WASHINGTON • The Trump administration will begin withdrawing from a United Nations pact that offered low rates for foreign postal deliveries of small packages in the United States, the latest move to challenge practices it sees as unfairly advantageous to China.
White House officials said on Wednesday that the US would start the process of leaving the Universal Postal Union (UPU), a Switzerland-based organisation that connects postal services worldwide.
The White House said the UPU enables foreign postal services to take advantage of cheap shipments to the US, creating an unfair cost advantage over US companies that ship goods, and hurting the US Postal Service.
Shares of Internet-based mailing and shipping provider Stamps.com fell nearly 9 per cent after the announcement.
Online shoppers in the US have often benefited from the arrangement, gaining access to foreign goods at little cost.
US President Donald Trump is distancing the US from international multilateral organisations and accompanying policies that he says hurt US interests.
He has announced the US' withdrawal from the Paris Agreement to mitigate climate change and an international deal with Iran to curb Teheran's nuclear programme.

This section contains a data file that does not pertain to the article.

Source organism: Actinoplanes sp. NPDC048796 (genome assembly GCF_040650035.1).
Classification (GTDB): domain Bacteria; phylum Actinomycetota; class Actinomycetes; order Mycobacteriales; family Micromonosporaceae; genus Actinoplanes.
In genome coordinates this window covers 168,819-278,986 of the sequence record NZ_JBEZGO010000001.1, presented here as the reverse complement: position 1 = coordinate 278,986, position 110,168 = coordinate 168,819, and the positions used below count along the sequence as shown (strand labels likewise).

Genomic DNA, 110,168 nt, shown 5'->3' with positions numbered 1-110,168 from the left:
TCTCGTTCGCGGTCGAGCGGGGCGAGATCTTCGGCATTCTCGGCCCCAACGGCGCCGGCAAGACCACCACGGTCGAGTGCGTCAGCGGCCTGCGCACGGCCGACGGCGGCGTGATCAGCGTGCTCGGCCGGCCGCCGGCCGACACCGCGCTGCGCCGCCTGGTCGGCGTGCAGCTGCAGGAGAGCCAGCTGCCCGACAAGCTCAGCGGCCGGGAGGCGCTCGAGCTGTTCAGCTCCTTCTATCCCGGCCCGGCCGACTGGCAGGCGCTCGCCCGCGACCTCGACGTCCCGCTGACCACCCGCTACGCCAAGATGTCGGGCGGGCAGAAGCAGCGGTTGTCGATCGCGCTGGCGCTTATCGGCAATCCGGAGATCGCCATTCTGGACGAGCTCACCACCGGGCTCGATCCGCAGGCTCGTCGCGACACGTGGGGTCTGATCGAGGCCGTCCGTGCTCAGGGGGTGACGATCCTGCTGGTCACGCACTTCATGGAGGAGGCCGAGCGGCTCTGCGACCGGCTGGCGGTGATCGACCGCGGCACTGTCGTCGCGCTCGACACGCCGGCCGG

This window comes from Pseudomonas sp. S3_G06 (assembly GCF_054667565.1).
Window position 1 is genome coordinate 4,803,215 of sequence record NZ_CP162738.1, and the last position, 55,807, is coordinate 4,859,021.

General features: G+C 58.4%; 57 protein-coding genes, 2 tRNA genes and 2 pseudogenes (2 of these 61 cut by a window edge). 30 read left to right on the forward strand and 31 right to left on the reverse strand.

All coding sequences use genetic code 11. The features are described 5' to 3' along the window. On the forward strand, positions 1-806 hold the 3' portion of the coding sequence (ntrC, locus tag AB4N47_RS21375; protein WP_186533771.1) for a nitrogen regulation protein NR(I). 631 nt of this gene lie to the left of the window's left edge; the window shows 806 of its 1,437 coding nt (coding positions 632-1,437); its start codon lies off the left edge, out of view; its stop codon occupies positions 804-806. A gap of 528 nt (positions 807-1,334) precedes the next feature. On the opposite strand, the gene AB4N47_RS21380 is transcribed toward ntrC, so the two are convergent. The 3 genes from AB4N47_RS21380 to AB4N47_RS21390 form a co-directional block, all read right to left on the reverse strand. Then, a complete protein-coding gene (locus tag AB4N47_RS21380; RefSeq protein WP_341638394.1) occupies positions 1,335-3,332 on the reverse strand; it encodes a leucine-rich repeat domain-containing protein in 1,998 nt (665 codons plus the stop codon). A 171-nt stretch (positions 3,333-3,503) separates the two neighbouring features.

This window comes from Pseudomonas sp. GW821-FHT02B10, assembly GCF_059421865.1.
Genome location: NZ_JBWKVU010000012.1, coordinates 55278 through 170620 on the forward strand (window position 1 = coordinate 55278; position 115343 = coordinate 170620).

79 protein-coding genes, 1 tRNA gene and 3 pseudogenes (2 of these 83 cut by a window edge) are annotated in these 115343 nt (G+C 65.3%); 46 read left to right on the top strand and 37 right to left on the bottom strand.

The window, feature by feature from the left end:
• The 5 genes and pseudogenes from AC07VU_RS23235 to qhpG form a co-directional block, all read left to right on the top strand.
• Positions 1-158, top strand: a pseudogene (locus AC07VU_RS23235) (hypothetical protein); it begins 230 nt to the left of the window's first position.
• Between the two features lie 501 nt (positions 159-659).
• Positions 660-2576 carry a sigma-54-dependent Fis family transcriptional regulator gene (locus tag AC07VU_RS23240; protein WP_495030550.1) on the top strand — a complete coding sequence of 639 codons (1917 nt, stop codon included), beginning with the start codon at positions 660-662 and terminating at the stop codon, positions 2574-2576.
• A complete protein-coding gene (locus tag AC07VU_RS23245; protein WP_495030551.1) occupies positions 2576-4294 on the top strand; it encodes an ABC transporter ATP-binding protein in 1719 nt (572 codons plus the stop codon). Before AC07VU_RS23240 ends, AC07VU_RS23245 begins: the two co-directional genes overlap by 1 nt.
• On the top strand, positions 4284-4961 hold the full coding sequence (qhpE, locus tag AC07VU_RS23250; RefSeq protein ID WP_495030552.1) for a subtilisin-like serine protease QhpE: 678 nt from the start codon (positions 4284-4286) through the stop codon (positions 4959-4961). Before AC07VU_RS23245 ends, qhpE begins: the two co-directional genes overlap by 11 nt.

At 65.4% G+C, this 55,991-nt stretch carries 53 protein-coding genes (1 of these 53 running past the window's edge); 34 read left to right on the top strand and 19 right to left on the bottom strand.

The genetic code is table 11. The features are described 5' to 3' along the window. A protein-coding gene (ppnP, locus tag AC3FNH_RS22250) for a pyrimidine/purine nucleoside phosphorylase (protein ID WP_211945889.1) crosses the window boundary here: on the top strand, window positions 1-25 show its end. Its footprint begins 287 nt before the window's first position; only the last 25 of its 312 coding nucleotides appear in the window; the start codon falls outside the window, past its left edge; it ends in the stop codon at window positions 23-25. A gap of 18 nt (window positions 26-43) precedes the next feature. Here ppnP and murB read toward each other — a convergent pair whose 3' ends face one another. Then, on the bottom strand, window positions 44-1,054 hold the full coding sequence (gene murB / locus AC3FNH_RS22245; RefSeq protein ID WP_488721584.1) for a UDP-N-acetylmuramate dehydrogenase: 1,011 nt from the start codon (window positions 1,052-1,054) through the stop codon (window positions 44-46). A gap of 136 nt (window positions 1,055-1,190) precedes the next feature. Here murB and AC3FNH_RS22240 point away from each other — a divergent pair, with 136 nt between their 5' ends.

The White House will seek to renegotiate the terms of the UPU rules during the year-long withdrawal process, officials said.
"If negotiations are successful, the administration is prepared to rescind the notice of withdrawal and remain in the UPU," White House spokesman Sarah Sanders said in a statement.
China's Foreign Ministry spokesman Lu Kang said that China regretted the US decision to pull out of the UPU, adding that the pact has had a positive effect on trade and communications.
China's consistent position was to safeguard multilateralism and it would continue to participate in and support the work of the union, he told a regular news briefing.
UPU director-general Bishar Hussein said he would seek meetings with US officials to discuss the matter. "The UPU remains committed to attainment of the noble aims of international collaboration by working with all its 192 member countries to ensure that the treaty best serves everyone," he said in a statement.
One senior White House official said the treaty's "subsidy" had facilitated the transfer of a high level of counterfeit goods and the narcotic and fentanyl trade.
Another official said the system allowed for a 40 per cent to 70 per cent discount on small packages arriving in the US from China compared with what it would cost to send them domestically, costing US$300 million (S$413 million). The official described it as an economic distortion that the administration wanted to correct.
A change could benefit US merchants and shippers, including Amazon.com, which have called on US officials for years to address foreign postal services' access to low rates.